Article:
China expert quits US university post over ‘restrictive’ policies

‘Narrow-mindedness’ over China in US universities driven by fear of losing government funding, says Denis Simon

August 29, 2023
Denis Simon
Source: Denis Simon

A top China specialist has become the first to resign from a leading US research university out of frustration with its “restrictive” policies on China collaborations.

Denis Simon, who teaches strategy and entrepreneurship at the Kenan-Flagler Business School at the University of North Carolina at Chapel Hill, steps down from his post on 31 August – claiming that holding such positions is becoming increasingly difficult because of worsening tensions between the US and China.

“I realised there was a brick wall in front of me,” the scholar told Times Higher Education, adding that he felt UNC had adopted a “restrictive set of policies on China”, driven by the fear that it could be seen as “too chummy” with the Asian superpower and ultimately lose federal funding.

Professor Simon, who joined UNC in January from Duke University, where he was executive vice-chancellor of Duke Kunshan University in China from 2015 to 2020, said he was leaving because he felt he needed to take a “stand” against the growing “lack of forward-mindedness” on China ties in US academia.

He said he had faced undue bureaucracy when organising research trips to China, been blocked from taking students on his popular MBA course to visit the country, and the university had tried to shut down an informal policy discussion he had arranged between colleagues and Chinese embassy staff.

Decisions were justified by vaguely defined “security concerns” and to supposedly “minimise risk” – although he said leaders did not clarify “from what and from whom”.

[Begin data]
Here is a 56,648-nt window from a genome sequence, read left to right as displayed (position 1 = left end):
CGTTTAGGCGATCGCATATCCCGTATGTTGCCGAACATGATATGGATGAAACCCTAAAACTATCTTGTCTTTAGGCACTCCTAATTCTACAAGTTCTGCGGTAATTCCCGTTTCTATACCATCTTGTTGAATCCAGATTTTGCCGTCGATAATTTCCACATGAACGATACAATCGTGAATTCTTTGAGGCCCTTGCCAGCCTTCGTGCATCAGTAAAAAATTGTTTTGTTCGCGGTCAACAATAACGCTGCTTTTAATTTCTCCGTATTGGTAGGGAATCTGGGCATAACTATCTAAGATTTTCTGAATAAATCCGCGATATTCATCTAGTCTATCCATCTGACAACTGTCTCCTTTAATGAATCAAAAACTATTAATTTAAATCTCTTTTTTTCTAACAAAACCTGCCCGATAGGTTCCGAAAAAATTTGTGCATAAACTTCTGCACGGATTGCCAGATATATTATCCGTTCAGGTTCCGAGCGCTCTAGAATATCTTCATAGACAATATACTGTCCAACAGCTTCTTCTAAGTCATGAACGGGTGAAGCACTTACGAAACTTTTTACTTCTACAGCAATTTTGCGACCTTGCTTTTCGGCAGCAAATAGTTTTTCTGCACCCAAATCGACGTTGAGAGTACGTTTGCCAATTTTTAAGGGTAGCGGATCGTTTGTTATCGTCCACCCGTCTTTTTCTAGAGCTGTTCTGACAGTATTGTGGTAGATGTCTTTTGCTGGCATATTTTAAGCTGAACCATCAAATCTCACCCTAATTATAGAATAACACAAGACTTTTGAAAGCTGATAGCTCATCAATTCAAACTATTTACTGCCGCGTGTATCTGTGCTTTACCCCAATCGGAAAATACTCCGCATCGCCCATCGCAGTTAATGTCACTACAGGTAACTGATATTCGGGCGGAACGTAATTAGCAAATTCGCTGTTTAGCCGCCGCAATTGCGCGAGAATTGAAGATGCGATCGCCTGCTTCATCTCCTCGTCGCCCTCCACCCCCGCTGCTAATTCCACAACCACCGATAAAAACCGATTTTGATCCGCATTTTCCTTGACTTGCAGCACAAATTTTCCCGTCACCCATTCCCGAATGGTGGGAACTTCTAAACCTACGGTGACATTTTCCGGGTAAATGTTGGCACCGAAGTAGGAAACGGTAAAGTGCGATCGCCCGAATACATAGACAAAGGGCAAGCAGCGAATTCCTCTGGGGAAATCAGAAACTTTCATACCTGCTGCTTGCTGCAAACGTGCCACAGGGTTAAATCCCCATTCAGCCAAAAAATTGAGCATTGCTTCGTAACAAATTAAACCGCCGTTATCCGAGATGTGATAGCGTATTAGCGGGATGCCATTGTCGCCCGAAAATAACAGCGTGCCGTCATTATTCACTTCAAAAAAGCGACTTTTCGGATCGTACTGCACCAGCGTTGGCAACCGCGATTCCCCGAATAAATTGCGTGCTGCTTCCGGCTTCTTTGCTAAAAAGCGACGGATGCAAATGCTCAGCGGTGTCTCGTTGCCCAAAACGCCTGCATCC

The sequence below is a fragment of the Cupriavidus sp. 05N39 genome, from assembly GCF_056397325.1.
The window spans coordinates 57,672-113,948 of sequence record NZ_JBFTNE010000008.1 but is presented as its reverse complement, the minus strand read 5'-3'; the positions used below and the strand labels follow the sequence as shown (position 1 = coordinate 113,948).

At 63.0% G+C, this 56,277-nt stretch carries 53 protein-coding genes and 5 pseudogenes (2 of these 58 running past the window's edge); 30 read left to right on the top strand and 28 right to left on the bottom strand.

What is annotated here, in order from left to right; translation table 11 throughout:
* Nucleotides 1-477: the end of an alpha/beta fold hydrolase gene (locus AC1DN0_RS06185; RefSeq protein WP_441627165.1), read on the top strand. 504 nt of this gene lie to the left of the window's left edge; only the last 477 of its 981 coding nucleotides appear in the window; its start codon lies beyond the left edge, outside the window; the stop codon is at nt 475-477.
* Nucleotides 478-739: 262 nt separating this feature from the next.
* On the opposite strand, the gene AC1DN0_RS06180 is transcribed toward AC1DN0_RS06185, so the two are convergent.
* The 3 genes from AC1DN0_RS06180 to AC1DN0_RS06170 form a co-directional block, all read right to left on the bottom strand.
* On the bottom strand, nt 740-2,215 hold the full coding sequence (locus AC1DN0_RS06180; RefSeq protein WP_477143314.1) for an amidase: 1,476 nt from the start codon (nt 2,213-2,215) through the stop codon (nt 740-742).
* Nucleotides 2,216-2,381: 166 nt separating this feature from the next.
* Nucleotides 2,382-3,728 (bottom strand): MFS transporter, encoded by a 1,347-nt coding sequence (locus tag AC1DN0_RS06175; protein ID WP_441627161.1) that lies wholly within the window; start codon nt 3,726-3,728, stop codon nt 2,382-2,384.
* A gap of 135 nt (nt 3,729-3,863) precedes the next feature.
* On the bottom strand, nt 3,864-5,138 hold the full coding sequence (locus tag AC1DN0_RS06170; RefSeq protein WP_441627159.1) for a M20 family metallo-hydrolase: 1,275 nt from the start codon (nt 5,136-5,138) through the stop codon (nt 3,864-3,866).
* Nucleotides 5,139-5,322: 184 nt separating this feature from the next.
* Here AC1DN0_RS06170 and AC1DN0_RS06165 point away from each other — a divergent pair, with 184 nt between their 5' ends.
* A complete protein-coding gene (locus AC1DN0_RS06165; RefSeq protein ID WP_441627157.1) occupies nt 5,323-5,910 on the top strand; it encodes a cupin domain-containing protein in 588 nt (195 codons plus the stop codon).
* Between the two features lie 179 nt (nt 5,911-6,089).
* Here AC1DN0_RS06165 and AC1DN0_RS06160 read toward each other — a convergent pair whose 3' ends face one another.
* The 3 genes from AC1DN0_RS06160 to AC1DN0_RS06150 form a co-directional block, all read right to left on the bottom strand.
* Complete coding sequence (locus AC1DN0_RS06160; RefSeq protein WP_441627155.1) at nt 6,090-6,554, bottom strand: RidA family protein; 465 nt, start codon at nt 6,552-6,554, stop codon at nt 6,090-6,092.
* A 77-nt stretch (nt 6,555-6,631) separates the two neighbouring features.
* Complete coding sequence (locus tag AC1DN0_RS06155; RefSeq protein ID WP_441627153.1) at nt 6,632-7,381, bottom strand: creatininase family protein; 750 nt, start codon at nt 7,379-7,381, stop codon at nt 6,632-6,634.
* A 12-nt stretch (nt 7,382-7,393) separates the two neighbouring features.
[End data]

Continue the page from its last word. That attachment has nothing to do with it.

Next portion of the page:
Professor Simon maintains that the risks were negligible. “It’s not like I’m taking a nuclear research scientist from China and flying them in and putting them in front of our nuclear physics lab,” he said.

He thought that the UNC administrators’ response was representative of the “restrictive, close-minded approaches” now being taken in US universities more broadly, with a breakdown of US-China links that he believes ultimately harms both scholarship and diplomacy.

“The most important thing to me was the principle – it’s just not right what’s going on,” he said, noting the contrast with the policy in the 1970s, when he did his undergraduate course. “Universities were visionaries…now they’ve become a bastion of conservatism [and] narrow-mindedness.”

Today, there are roughly 400 US students in China, down from the peak of 15,000 before the pandemic, but roughly 370,000 Chinese students in the US. Like his colleagues, Professor Simon fears the imbalance will hurt bilateral ties and inflict “grave damage” on future US foreign policy.

“We have a terrible situation now emerging,” he said. “We are going to miss out on a whole generation of students and scholars with expertise on the ground in China…who understand the ebb and flow of life on mainland and the political environment.”

Professor Simon said he was not “actively looking” for a new job, but was busy with several projects – among them consulting on the renewal of the US-China Science and Technology Agreement. For now, he is enjoying being an independent scholar, he said.

“Maybe my future is not to be tied institutionally in a way that limits my degree of freedom, but to take advantage of the freedom I have now.”

UNC noted that under the State Human Resources Act, it could not comment on personnel matters. However, a spokesperson told THE that the university had a “steadfast commitment to maintaining the integrity of research”.

“We seek to identify and manage any potentially conflicting relationships to preserve transparency and independent decision-making [and] we take very seriously legitimate concerns about the need to safeguard US academic research from improper foreign influence,” they said.

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